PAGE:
Wesfarmers stuns on growth and dividend

Wesfarmers has maintained its growth and delivered a far better than anticipated dividend. Investors loved it.

The first rule of retailing is to keep the customer satisfied. Richard Goyder has extended that principle to shareholders, handing out cash rewards that he clearly hopes will maintain the momentum in Wesfarmers (WES) top heavy share price.

A 50c a share capital return and a sharply lifted final dividend had an immediate effect, attracting a swarm of yield hungry investors as shares in the diversified retail, resources and financial services group leapt out of the blocks.

Net earnings rose 6.3% to $2.26 billion, slightly better than expected. But with operating cash flows up 8% and free cash flow surging 47.5%, Goyder seized the opportunity to spread the love.

Some analysts were hoping for a final dividend of 97c. Instead the company splashed $1.03, a 9% lift on last year that took the full year payout to $1.80. And just for good measure, a capital return to boot.

Wesfarmers these days is pretty much a retail operation with a few bits and pieces tacked on. Coles contributes half the group earnings before interest, tax, depreciation and amortisation with Bunnings around a quarter.

Both those divisions continued to excel with Coles earnings up 13.1% and Bunnings lifting 7.5% while Kmart, once a basket case, saw its earning leap 28.4%.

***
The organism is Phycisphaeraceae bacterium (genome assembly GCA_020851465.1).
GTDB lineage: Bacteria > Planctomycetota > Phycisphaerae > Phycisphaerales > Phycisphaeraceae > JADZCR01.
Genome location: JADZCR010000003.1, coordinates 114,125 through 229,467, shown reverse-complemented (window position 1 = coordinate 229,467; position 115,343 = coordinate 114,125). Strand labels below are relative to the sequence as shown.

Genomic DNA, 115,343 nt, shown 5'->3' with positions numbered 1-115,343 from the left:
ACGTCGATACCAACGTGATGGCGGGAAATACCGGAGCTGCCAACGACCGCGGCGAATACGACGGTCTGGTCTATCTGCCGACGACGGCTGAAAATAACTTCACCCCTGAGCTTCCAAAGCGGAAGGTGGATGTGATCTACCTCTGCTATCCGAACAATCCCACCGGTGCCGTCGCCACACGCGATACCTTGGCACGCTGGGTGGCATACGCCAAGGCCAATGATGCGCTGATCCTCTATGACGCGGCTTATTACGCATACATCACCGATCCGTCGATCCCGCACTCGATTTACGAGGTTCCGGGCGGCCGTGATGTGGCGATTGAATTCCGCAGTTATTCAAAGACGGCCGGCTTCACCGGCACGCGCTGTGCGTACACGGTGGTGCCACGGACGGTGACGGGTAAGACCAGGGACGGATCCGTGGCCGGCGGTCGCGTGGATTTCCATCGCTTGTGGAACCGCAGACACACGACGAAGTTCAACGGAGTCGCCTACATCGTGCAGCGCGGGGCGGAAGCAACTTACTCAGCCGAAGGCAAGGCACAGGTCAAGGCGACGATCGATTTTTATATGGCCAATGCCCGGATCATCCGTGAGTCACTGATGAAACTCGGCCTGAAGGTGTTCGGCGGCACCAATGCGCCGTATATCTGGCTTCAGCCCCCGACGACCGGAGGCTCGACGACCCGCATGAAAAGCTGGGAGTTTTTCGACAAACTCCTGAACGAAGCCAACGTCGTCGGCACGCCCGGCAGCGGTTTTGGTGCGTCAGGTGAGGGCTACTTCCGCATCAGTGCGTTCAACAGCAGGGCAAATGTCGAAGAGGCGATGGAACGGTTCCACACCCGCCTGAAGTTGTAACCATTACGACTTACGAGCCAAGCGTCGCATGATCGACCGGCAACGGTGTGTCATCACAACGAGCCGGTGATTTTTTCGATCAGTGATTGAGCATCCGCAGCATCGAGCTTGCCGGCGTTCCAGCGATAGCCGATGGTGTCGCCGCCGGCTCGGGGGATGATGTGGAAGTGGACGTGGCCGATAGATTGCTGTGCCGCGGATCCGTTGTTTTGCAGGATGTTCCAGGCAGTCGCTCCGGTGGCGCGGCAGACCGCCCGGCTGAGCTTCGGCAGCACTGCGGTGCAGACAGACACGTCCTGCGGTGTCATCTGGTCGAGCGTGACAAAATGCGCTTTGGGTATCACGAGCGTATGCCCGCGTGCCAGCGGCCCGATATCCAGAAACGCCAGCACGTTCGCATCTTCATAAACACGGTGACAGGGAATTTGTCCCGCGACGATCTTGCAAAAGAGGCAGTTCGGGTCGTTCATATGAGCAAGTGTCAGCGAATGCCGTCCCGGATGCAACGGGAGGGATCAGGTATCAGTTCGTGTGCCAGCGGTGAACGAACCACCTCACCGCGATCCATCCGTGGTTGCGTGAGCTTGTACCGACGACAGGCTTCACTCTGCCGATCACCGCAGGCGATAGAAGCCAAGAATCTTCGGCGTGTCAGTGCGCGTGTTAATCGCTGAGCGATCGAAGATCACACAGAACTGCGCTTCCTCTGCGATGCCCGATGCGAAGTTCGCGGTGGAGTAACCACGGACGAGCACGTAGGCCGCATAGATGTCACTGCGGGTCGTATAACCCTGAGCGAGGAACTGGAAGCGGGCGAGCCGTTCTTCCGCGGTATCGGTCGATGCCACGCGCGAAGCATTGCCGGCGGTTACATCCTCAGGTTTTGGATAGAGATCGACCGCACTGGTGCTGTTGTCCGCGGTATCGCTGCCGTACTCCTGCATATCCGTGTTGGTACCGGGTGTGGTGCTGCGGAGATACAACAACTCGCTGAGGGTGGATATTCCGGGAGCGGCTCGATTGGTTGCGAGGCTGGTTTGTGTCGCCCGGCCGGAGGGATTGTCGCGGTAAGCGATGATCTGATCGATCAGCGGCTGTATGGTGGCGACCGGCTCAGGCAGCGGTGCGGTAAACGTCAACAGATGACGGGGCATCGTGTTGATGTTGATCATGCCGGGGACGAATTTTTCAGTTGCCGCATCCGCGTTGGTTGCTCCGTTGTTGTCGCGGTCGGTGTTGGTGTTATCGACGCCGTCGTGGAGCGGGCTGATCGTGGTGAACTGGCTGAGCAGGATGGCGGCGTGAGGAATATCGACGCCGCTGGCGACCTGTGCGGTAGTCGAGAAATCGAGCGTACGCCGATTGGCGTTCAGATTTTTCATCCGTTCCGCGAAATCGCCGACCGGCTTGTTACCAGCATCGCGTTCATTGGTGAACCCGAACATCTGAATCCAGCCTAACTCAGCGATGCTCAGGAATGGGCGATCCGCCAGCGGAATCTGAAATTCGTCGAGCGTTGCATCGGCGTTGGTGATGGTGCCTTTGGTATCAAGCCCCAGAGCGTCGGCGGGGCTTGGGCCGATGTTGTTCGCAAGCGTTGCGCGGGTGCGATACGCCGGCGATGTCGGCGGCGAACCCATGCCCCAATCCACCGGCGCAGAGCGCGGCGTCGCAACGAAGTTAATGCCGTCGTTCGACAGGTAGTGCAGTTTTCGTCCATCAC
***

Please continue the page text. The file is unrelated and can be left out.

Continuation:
Target, however, remains a problem with the turnaround taking longer than anticipated. Earnings at the discount retailer plunged 44% as the inventory clearance continued to weigh on income (see Cliona O'Dowd's Collected Wisdom).

Among the bits and pieces, insurance saw a remarkable turnaround. Last year’s $5 million contribution swelled to $205 million as it benefitted from a downturn in catastrophe claims.

Resources earnings, however, slid 66.3% as weaker coal prices hit producers across the globe.

Wesfarmers horribly expensive 2007 purchase of Coles just before the market tanked and the subsequent heavily dilutive capital raising has begun to pay off for shareholders as the retailer steals back market share for Woolworths.

When you start off so far behind, early gains are easy. Maintaining that growth becomes increasingly difficult as the two giants move closer to equilibrium.

Deflation in food prices – partly as a direct impact from the intense competition between Coles and Woolies – hasn’t helped either.

Wesfarmers has attracted a premium in the past 18 months because of its unique combination of yield, its defensive nature and its growth.

Priced at 17 times earnings, many sceptics anticipated this result would mark the beginning of the end of the love affair with the Perth based conglomerate. They were happily disappointed.

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